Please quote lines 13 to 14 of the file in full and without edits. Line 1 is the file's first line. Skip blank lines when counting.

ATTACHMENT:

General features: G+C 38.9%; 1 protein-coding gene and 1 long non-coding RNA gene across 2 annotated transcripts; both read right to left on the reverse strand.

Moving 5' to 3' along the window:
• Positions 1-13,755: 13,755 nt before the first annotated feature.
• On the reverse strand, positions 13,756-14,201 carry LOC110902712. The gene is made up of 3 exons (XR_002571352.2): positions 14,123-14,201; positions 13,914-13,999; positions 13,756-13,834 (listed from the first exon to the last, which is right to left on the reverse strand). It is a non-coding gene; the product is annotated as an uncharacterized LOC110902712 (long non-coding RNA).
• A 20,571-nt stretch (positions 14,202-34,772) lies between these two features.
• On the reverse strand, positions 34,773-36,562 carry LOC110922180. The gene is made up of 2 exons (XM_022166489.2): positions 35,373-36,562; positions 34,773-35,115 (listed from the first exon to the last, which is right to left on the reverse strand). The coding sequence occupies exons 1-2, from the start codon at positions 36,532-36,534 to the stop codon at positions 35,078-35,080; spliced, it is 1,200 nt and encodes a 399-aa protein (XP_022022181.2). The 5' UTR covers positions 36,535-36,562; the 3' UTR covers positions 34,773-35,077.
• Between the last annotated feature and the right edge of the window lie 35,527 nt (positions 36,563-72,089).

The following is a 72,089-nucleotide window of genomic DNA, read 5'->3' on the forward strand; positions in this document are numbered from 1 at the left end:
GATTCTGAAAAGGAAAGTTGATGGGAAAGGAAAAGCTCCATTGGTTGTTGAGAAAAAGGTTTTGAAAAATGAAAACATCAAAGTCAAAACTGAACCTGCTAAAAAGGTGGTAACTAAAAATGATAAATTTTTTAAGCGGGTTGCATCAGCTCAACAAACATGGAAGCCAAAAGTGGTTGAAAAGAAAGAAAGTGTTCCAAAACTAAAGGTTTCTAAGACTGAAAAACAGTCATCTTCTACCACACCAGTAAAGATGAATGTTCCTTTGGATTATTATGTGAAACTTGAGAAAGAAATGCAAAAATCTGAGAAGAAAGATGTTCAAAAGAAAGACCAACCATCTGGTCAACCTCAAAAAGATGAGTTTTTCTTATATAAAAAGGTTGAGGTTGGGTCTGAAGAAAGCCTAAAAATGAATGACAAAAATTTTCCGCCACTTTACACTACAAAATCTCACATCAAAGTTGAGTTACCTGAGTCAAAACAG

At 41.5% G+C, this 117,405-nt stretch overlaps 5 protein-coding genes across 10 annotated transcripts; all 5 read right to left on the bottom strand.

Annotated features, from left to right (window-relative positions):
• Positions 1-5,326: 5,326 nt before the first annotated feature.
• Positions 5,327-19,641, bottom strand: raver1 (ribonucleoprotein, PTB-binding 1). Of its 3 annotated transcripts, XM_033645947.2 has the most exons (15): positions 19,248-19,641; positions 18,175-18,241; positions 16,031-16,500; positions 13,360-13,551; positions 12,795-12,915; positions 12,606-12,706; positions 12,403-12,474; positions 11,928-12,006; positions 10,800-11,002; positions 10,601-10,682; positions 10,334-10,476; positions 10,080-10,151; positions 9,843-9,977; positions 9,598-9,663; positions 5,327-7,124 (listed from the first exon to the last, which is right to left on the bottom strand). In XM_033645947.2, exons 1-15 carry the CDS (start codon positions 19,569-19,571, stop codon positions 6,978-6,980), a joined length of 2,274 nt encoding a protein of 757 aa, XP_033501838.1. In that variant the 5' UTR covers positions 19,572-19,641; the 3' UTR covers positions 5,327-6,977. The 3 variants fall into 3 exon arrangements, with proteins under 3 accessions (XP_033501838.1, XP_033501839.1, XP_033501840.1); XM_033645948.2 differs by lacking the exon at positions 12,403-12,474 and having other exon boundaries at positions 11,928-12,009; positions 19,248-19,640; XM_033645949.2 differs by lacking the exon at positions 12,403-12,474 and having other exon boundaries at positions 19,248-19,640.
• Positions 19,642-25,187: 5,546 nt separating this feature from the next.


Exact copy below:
• Positions 5,327-19,641, bottom strand: raver1 (ribonucleoprotein, PTB-binding 1). Of its 3 annotated transcripts, XM_033645947.2 has the most exons (15): positions 19,248-19,641; positions 18,175-18,241; positions 16,031-16,500; positions 13,360-13,551; positions 12,795-12,915; positions 12,606-12,706; positions 12,403-12,474; positions 11,928-12,006; positions 10,800-11,002; positions 10,601-10,682; positions 10,334-10,476; positions 10,080-10,151; positions 9,843-9,977; positions 9,598-9,663; positions 5,327-7,124 (listed from the first exon to the last, which is right to left on the bottom strand). In XM_033645947.2, exons 1-15 carry the CDS (start codon positions 19,569-19,571, stop codon positions 6,978-6,980), a joined length of 2,274 nt encoding a protein of 757 aa, XP_033501838.1. In that variant the 5' UTR covers positions 19,572-19,641; the 3' UTR covers positions 5,327-6,977. The 3 variants fall into 3 exon arrangements, with proteins under 3 accessions (XP_033501838.1, XP_033501839.1, XP_033501840.1); XM_033645948.2 differs by lacking the exon at positions 12,403-12,474 and having other exon boundaries at positions 11,928-12,009; positions 19,248-19,640; XM_033645949.2 differs by lacking the exon at positions 12,403-12,474 and having other exon boundaries at positions 19,248-19,640.
• Positions 19,642-25,187: 5,546 nt separating this feature from the next.